Little Peru

Machu Picchu, lost city of the Incas, Cuzco, Peru. Image shot 05/2013. Exact date unknown.So, it’s official!!! I’ve paid my deposit and will be going to Peru this summer with OU’s Journey Program. I am indescribably excited, and it’s not just because I’m going to visit Machu Picchu and eat delicious seafood and go hiking through the Amazon rainforest. This will be my first experience outside of the United States, so this is incredible and unbelievable, and even though I still have an entire semester of school and work and obligations ahead of me, I am already ready to board the plane and jump head first into this adventure. I’m grateful to be able to go, to have this opportunity, and to have already met a handful of my journey companions at a ‘Study Abroad in Latin America’ information session in Hester Hall. I met a girl who is equally excited about this, and we have unofficially declared ourselves exploring buddies, vowing to go on mini-excursions where we only speak Spanish and try odd foods like guinea pig and get lost (though not for too long) in the beautiful country. I still have plenty of preparing to do, such as getting my money converted and deciding what to pack, but I feel anything but stressed about this. I know that many other fellows have shared posts and expressed their anxiety about studying abroad, for a plethora of reasons, including not knowing where they wanted to go, not being sure of what to bring, and just being in a new place on their own, and that all makes sense. I’m working on applying to study in Latin America for the entirety of my junior year, so I will very much be in that position soon, but for now, I’m so, so, so, so, so excited for this summer.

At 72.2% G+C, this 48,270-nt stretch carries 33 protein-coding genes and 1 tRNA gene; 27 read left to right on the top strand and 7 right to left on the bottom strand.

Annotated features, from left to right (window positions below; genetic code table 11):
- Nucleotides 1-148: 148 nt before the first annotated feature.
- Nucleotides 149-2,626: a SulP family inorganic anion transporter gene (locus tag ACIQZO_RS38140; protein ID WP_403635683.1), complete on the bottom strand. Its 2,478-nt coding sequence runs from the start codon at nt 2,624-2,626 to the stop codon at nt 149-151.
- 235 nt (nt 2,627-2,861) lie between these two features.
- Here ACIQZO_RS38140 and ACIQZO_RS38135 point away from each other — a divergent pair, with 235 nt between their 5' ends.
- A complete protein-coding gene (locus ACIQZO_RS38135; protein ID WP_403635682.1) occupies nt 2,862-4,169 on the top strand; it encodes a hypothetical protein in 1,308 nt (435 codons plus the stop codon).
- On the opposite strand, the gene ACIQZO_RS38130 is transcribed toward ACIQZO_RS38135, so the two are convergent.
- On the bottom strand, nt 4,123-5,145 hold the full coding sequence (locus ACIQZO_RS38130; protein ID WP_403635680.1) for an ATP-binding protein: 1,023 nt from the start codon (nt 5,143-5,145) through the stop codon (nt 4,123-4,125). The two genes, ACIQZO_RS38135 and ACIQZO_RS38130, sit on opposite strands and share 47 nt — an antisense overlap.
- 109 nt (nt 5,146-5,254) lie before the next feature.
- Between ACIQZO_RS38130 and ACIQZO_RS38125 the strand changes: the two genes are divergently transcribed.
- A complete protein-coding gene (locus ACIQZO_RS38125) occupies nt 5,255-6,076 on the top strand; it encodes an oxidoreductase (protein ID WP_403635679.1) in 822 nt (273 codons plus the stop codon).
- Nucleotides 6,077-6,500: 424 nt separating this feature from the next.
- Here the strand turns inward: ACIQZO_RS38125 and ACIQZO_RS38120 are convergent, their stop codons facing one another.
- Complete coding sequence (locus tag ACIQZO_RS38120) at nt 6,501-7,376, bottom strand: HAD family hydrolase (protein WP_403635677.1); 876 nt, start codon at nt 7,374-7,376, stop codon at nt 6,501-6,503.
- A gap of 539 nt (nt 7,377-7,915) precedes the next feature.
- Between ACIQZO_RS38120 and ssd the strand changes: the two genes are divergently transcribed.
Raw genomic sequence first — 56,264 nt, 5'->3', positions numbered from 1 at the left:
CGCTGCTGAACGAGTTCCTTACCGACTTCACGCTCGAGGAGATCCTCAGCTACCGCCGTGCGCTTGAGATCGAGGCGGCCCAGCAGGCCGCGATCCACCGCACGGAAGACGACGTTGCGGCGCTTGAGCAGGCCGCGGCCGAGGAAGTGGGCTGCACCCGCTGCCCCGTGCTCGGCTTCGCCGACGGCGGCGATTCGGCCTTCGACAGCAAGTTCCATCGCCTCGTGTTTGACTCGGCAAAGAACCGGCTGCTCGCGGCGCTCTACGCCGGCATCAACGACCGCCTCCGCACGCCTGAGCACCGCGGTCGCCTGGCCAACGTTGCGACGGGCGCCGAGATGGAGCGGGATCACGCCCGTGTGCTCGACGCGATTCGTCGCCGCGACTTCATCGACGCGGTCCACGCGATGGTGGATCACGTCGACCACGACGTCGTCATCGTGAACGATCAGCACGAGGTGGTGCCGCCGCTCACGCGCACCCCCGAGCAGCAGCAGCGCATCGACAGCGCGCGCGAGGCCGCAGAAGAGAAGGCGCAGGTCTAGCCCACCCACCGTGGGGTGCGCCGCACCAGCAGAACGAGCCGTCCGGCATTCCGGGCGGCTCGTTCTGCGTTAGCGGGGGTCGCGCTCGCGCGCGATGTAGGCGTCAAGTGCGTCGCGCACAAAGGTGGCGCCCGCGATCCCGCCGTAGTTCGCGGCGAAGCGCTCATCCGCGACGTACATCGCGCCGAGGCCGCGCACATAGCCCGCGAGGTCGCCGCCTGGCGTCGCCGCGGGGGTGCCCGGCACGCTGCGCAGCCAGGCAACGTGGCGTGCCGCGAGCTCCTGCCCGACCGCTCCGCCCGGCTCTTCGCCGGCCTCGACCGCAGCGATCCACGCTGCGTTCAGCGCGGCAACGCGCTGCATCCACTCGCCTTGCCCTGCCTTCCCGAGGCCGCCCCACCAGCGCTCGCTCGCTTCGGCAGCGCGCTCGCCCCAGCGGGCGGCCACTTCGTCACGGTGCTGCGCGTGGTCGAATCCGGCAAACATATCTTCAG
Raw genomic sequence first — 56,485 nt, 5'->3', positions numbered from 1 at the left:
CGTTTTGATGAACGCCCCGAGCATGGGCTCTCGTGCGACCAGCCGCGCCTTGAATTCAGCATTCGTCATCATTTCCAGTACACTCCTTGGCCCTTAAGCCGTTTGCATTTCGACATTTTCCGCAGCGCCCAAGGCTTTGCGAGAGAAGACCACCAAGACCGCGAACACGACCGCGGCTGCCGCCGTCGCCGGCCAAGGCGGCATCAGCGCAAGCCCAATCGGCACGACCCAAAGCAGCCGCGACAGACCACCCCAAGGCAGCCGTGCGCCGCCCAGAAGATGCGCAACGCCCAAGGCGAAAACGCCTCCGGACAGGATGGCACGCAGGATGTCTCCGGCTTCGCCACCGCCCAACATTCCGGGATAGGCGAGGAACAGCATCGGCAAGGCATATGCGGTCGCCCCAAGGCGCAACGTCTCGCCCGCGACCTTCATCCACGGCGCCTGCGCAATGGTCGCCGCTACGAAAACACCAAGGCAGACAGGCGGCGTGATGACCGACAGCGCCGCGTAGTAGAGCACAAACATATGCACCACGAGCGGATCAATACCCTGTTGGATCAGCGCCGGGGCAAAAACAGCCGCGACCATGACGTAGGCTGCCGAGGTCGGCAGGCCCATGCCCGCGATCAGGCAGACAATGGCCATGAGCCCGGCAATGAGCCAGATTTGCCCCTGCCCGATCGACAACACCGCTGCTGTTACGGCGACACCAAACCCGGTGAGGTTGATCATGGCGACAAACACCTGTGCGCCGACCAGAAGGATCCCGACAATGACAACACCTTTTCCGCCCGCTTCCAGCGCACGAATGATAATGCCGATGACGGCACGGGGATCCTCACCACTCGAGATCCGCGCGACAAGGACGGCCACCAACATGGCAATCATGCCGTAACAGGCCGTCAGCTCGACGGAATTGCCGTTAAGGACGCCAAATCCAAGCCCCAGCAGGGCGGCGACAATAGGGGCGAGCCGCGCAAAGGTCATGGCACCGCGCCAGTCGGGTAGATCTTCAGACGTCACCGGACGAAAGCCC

Wadjda–the story of a young girl in an Islamic country

Firstly, I would like to thank Sarah Smallwood for arranging this movie night at Gray Owl Coffee and thank Gray Owl Coffee for allowing us to set up  this event at their location.

Wadjda is a Saudi Arabian film that showcases a small part of the life of an eleven-year-old Saudi girl. She struggles to fully express herself in an environment where the people constantly criticize and question her passions based on her gender. As I was watching this film, I found myself smiling at times because of Wadjda’s sweet yet daring personality; however, I also felt my face warm up  at times because of the way the men in the film treated women and spoke to them.

Foreign films are quite eye-opening because not only do they focus on a very specific issue/topic, but they also relay their message in a very concise manner due to the cultural differences between the audience and the characters in the films.

Since I have spent more than half of my life in the Middle East and have traveled to a few countries in that region, I was able to understand the characters and some of Wadjda’s struggles better than those who have never lived in the Middle East. One scene that comes to mind is the scene where the girls brought nail polish to the school and were putting it on in secret. This scene reminded me of my own childhood, because we were not allowed to wear nail polish/makeup to school due to strict rules in the school environment.

If you have not watched this film, I suggest you give it a try. Wadjda’s persistence and likable character will keep you interested throughout this short film. Here is the trailer:

Higher Education: Our Angsty Teenager


Drawing of Harvard College in 1720!

I spent quite a while thoughtfully considering each of the events on the Historical Timeline of American Higher Education and even did a bit of independent Internet searching, but seeing as the provided timeline was twelve pages long, there were plenty of intriguing events to choose from. Just four events in, and I pinpointed the first that seemed particularly significant: in 1628, “the first printing press in the American Colonies was set up at Harvard College.”